Comment: Even building back smaller can still help families

Paring back Build Back Better may now be necessary to win some family and environment programs.

By Elliot Haspel / Special To The Washington Post

To be a parent in this moment is to be encircled by crises. There’s the pandemic, of course, but America’s family-unfriendly policies were straining parents past the breaking point well before covid-19.

Against this backdrop, ecological disaster has reared up, with families losing their homes to December tornadoes and wildfires while their children too often breathe toxic air or drink toxic water. With President Biden acknowledging this week that his sweeping Build Back Better Act will probably need to be broken up into smaller pieces, lawmakers and advocates should remember the larger picture: Historic investments in child care and climate change — even if imperfect — would begin removing the boulder from the backs of the nation’s parents and children.

The House-passed Build Back Better legislation contains nearly $400 billion over six years for child care and pre-K and enough climate investments to approach Biden’s goal of cutting U.S. emissions in half by 2030. It also includes a continuation of the expanded child tax credit, which put an extra $250 or $300 per child into many families’ bank accounts every month for much of last year, as well as a modest amount of paid family leave. One increasingly probable scenario is that only the early childhood and climate elements survive in a longer-term reconciliation package blessed by Sen. Joe Manchin, D-W.Va., while lawmakers attempt to pass the other provisions through regular order.

Painful as that reality may be, there’s a salve in understanding that there are multiple avenues to helping families. Tackling child care and the climate, especially if done through more permanent funding, provides breathing room to address the child tax credit down the line.

Let’s be very clear: A child allowance (and paid leave, for that matter) is good policy on its own merits. Adding a child increases a family’s budgetary demands, yet comes with no commensurate boost in income. Since society has deep interest in healthy children and families, smoothing the financial path of child-rearing makes sense. This simple logic is why such benefits are both common and relatively uncontroversial in high-income nations from Germany to Japan to Canada. The child poverty-fighting effects of such benefits are well-established. Even America’s short, paused experiment with expanded and fully refundable benefits paid dividends on that front.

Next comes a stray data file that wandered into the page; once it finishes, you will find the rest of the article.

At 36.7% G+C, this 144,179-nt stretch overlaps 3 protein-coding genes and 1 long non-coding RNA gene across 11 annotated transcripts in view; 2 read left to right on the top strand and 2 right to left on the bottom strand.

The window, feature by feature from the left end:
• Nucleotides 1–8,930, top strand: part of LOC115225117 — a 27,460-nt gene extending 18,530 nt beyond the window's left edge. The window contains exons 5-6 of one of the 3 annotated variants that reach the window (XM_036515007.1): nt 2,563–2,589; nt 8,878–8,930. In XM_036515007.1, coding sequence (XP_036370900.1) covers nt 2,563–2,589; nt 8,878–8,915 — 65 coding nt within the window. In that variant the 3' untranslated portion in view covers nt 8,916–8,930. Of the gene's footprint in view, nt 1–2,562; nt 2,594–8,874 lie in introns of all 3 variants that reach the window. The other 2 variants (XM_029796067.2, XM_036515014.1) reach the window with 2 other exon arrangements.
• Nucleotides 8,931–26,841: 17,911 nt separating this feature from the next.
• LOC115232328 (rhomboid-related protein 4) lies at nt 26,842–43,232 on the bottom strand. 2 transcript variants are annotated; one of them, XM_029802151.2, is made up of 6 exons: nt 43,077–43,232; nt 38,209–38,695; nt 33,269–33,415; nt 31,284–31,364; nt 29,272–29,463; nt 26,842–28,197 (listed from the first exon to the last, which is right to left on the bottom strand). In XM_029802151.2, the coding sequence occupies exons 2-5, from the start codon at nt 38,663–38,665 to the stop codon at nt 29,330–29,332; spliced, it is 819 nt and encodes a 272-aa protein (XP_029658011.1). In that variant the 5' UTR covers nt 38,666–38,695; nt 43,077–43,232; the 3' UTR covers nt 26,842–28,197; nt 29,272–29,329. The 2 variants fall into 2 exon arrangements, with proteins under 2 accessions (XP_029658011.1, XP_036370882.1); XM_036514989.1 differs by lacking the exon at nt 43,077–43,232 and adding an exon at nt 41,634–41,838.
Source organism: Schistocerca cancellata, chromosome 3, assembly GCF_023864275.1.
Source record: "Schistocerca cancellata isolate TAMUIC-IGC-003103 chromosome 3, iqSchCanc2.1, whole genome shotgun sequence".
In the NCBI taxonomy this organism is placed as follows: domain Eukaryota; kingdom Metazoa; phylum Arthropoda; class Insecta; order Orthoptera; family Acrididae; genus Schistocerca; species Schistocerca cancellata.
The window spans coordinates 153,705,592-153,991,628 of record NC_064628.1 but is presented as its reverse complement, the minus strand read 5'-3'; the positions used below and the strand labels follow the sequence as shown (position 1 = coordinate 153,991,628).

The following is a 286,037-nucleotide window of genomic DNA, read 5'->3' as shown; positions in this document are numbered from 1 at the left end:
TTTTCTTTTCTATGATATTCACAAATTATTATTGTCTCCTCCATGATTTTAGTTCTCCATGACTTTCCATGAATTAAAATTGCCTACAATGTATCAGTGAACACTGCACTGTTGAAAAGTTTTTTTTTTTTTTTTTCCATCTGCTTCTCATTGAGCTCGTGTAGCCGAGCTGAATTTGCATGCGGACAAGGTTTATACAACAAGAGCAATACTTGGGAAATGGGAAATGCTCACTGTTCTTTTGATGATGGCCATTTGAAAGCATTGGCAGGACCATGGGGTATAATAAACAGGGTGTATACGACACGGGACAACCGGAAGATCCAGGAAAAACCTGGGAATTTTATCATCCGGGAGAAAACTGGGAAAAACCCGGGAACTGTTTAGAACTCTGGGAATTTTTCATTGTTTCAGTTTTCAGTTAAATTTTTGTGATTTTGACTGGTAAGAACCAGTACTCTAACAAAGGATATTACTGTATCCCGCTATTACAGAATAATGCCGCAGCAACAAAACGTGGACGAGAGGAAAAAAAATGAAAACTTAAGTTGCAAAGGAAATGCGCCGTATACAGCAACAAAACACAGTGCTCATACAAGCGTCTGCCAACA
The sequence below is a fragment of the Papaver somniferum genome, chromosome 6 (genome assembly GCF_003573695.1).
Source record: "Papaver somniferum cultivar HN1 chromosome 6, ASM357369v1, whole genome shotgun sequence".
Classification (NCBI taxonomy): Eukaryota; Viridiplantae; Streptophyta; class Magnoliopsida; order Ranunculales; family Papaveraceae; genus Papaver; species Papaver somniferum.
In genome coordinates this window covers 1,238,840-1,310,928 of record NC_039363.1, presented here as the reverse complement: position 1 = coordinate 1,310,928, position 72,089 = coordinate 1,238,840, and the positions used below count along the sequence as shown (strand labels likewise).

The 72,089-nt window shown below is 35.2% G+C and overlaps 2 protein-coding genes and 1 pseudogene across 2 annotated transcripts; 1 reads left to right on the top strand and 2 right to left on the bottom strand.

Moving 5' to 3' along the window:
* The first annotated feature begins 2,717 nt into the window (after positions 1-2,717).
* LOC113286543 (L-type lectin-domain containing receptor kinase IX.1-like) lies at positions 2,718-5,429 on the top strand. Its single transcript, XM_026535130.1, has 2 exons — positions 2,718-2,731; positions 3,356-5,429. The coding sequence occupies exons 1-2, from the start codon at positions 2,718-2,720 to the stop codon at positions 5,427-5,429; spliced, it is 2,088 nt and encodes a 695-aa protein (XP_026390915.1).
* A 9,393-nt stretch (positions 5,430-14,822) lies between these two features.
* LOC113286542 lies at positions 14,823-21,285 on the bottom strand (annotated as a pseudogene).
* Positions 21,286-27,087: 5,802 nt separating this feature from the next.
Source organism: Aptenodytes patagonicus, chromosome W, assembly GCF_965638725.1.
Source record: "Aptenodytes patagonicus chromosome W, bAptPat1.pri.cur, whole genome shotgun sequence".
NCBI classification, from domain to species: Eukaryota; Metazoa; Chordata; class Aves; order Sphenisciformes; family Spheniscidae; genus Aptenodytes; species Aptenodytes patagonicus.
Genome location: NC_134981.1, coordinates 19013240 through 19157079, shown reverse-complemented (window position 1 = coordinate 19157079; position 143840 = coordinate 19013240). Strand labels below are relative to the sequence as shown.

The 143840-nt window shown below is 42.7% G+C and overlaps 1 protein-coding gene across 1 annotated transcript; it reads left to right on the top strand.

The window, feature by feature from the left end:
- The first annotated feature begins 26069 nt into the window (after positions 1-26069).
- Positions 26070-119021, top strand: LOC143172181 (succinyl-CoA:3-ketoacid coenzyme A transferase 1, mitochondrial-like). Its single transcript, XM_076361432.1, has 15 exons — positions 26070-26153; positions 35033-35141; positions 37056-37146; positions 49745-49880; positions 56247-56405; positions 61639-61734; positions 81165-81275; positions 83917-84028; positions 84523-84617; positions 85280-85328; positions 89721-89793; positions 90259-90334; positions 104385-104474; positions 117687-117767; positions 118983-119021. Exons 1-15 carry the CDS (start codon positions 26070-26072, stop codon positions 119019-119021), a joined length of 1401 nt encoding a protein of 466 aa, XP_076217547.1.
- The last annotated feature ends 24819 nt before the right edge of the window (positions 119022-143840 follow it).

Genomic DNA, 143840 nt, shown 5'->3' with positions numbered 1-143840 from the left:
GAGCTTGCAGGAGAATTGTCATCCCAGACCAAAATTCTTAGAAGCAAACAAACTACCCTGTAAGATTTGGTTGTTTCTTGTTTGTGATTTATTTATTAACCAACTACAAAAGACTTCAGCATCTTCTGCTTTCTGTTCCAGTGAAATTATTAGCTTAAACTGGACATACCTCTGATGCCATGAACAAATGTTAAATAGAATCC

A family’s flourishing, however, is a multifaceted equation. The expense sheet can be even more important than the income, as can having the infrastructure in place to maintain gainful employment and a physical environment that supports health and well-being. Merely nudging above the poverty line isn’t the goal; thriving is the goal.

Consider child care, which — inclusive of pre-K and all other care settings — is both an essential work support and an educational service helping lay the foundation for a child’s future. Allowing parents, particularly mothers, a true choice in their work-care arrangements yields deep financial benefits. Recent research from Europe looked at the long-term effects of various family policies on mothers’ poverty levels and found that child care stood out as “a prime example of a social investment policy with returns later in the life course.” It was also the only policy studied that reduced the poverty gap between single and partnered mothers.

In the United States, however, child care is increasingly unaffordable and inaccessible. The average costs for formal child care approach $10,000 per child, and can run significantly more in major urban areas. These sky-high fees have consequences: The Wall Street Journal recently reported on an Iowa mother who “started working 12-hour shifts” and “sometimes eats crackers for dinner” to cover her two children’s child-care costs. The House-passed plan would make child care free for those making less than 75 percent of their state’s median income — for instance, an Iowa family of four making as much as $71,000 — and dramatically lower the cost for nearly everyone else. Subsidies for school-aged children would also see a significant boost. The expanded child tax credit, meanwhile, raised the previous benefit from $2,000 to $3,600 per young child.